The chief cracking processes are:1. thermal cracking;2. catalytic cracking;3. steam cracking to obtain gaseous hydrocarbons;4. hydrocracking (cracking plus hydrogenation);5. dehydrogenation;6. dealkylation;7. coking;8. visbreaking.
Additional Note 4 (d)
Reforming is the thermal or catalytic processing of light or medium oils to increase their content of aromatics. Catalyticreforming is used, for example, to convert straight-distillation light oils into light oils with a higher octane number (with ahigher content of aromatic hydrocarbons) or into a mixture of hydrocarbons containing benzene, toluene, xylenes,ethylbenzene, etc.The principal catalytic reforming processes are those employing platinum as the catalyst.
Additional Note 4(e)
Extraction by means of selective solvents is the process of separating groups of products with different molecular struc-tures by means of substances having a preferential solvent effect (for example, furfural, phenol, dichlorethyl ether, sulphu-ric anhydride, nitrobenzene, urea and certain of its derivatives, acetone, propane, ethyl methyl ketone, isobutyl methylketone, glycol, morpholine).
Additional Note 4 (g)
Polymerization is the industrial process, whether or not involving heating or the use of a catalyst, by means of whichunsaturated hydrocarbons are made to form their polymers or copolymers.
Additional Note 4 (h)
Alkylation means any thermal or catalytic reaction in which unsaturated hydrocarbons are united with any otherhydrocarbons, in particular, isoparaffins and aromatics.
Official Journal of the European Communities
13.7.2000 107
Additional Note 4 (ij)
Isomerization is the reforming of the structure of the constituents of petroleum products without altering their gross com-position.
Additional Note 4 (l)
The following are examples of deparaffining for the purposes of this Additional Note:1. deparaffining by cooling (with or without solvents);2. microbiological treatment;3. deparaffining by means of urea;4. molecular sieve treatment.
Additional Note 4 (n)
Atmospheric distillation means distillation carried out at a pressure of about 1 013 mbar, measured at the head of the col-umn.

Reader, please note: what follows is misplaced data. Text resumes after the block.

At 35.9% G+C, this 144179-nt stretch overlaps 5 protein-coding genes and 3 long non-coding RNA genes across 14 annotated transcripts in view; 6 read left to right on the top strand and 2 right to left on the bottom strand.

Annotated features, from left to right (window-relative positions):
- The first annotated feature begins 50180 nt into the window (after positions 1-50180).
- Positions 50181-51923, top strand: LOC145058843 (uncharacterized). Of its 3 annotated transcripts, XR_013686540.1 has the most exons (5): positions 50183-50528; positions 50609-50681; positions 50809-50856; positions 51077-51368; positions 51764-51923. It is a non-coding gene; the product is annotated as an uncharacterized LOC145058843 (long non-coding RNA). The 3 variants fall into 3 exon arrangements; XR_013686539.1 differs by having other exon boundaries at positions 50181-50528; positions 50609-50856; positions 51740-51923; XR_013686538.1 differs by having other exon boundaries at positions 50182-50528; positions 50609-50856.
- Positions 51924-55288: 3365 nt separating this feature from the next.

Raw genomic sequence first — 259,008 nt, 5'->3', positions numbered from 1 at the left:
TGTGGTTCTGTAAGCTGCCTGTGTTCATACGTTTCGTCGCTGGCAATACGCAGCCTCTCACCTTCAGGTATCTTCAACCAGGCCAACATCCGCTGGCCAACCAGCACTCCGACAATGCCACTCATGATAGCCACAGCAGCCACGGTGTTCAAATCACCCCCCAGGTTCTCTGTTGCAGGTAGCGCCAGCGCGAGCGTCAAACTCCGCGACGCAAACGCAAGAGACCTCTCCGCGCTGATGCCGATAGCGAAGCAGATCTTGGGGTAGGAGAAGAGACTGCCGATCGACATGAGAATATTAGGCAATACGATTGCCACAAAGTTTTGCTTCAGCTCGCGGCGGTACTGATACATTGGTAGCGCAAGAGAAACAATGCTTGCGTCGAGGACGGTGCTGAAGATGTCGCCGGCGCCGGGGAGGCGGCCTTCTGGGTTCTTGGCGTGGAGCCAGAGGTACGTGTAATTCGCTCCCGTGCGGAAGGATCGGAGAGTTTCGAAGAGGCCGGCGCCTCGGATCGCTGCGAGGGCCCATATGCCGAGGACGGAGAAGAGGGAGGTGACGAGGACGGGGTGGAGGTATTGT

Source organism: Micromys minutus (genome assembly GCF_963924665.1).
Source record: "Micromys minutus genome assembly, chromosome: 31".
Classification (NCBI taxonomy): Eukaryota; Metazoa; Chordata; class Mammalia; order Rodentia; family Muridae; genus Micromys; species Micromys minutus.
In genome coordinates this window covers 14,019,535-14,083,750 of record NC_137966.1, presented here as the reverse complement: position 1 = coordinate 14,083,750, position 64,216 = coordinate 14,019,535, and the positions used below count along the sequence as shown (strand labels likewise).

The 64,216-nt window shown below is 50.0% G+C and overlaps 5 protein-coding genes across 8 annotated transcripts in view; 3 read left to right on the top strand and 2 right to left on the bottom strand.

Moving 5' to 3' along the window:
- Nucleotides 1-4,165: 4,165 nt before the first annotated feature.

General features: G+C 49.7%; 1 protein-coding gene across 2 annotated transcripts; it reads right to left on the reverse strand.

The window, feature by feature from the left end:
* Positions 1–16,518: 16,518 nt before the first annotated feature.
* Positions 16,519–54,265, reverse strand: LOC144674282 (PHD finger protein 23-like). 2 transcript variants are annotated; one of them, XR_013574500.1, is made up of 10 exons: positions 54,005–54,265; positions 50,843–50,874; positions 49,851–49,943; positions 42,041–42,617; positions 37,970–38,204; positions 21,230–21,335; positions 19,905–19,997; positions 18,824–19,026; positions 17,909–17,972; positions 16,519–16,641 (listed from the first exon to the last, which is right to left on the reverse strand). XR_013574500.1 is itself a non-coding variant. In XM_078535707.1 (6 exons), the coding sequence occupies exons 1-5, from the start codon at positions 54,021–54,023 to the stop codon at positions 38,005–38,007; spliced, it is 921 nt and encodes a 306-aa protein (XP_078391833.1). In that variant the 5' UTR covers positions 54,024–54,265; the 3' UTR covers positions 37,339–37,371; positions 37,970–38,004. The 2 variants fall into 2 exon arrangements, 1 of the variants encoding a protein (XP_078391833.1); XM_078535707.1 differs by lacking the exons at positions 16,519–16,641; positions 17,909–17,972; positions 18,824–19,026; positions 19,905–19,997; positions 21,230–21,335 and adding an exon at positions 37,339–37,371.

Additional Note 5 1. ‘Chemical transformation’ means any operation for the molecular modification of one or more constituents of a petroleum product undergoing processing.
1.The mere mixing of a petroleum product with another product, whether or not also of petroleum, is not regarded as a‘chemical transformation’. The incorporation of white spirit into paint, for example, or of a base oil into printing ink, isnot to be regarded as falling within the definition of ‘chemical transformation’. This is also the case with all uses of petroleum products as solvents or fuels.2. Examples of ‘chemical transformations’:2.(a) treatment with halogens or halogen compounds:2. (a)(i)iiiireaction with propylene present in a gaseous petroleum fraction in order to obtain organic derivatives (for example, to obtain propylene oxide);2. (a)(ii)iiitreatment of petroleum fractions (motor spirit, kerosene, gas oil), paraffins, petroleum waxes or paraffinic resi- dues with chlorine or chlorine compounds in order to obtain chloroparaffins;2.(b) treatment with bases (for example, sodium, potassium, ammonium hydroxides) in order to obtain naphthenic acids;2.(c) treatment with sulphuric acid or its anhydride:2. (c)(i)iiiito obtain sulphonates; 2. (c)(ii)iiito extract or obtain isobutylene; 2. (c)(iii)iifor the sulphonation of gas oils and lubricating oils. 2. (c) (iii) iiOil added after sulphonation is not eligible for exemption;2.(d) sulphochlorination;2.(e) hydration, particularly for obtaining alcohols by modification of unsaturated hydrocarbons present in gaseous petro-leum fractions;2.(f) treatment with maleic anhydride, in particular, treatment of butadiene mixed with a gaseous petroleum fractioncontaining four carbon atoms in order to obtain tetrahydrophthalic acid;2.(g) treatment with phenol, for example, reaction of petroleum olefins with phenols in the presence of a catalyst in orderto obtain alkylphenols;
Official Journal of the European Communities